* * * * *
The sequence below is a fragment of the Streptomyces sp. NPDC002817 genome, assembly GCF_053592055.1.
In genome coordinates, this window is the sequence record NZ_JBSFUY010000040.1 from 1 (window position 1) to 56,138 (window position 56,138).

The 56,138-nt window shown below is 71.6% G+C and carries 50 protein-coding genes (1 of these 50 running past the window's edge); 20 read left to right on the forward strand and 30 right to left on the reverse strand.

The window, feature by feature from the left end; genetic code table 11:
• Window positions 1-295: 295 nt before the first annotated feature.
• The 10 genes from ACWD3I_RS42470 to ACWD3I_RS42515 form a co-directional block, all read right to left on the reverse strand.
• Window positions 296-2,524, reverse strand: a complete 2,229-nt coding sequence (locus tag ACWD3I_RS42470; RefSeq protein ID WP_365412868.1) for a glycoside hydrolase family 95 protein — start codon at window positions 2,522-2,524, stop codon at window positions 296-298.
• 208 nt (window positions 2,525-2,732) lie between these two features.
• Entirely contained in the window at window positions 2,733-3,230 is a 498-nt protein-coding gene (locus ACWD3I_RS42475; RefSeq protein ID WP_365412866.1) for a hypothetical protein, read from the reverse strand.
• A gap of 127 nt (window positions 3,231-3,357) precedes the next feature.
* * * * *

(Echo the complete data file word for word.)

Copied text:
The sequence below is a fragment of the Streptomyces sp. NPDC002817 genome, assembly GCF_053592055.1.
In genome coordinates, this window is the sequence record NZ_JBSFUY010000040.1 from 1 (window position 1) to 56,138 (window position 56,138).

The 56,138-nt window shown below is 71.6% G+C and carries 50 protein-coding genes (1 of these 50 running past the window's edge); 20 read left to right on the forward strand and 30 right to left on the reverse strand.

The window, feature by feature from the left end; genetic code table 11:
• Window positions 1-295: 295 nt before the first annotated feature.
• The 10 genes from ACWD3I_RS42470 to ACWD3I_RS42515 form a co-directional block, all read right to left on the reverse strand.
• Window positions 296-2,524, reverse strand: a complete 2,229-nt coding sequence (locus tag ACWD3I_RS42470; RefSeq protein ID WP_365412868.1) for a glycoside hydrolase family 95 protein — start codon at window positions 2,522-2,524, stop codon at window positions 296-298.
• 208 nt (window positions 2,525-2,732) lie between these two features.
• Entirely contained in the window at window positions 2,733-3,230 is a 498-nt protein-coding gene (locus ACWD3I_RS42475; RefSeq protein ID WP_365412866.1) for a hypothetical protein, read from the reverse strand.
• A gap of 127 nt (window positions 3,231-3,357) precedes the next feature.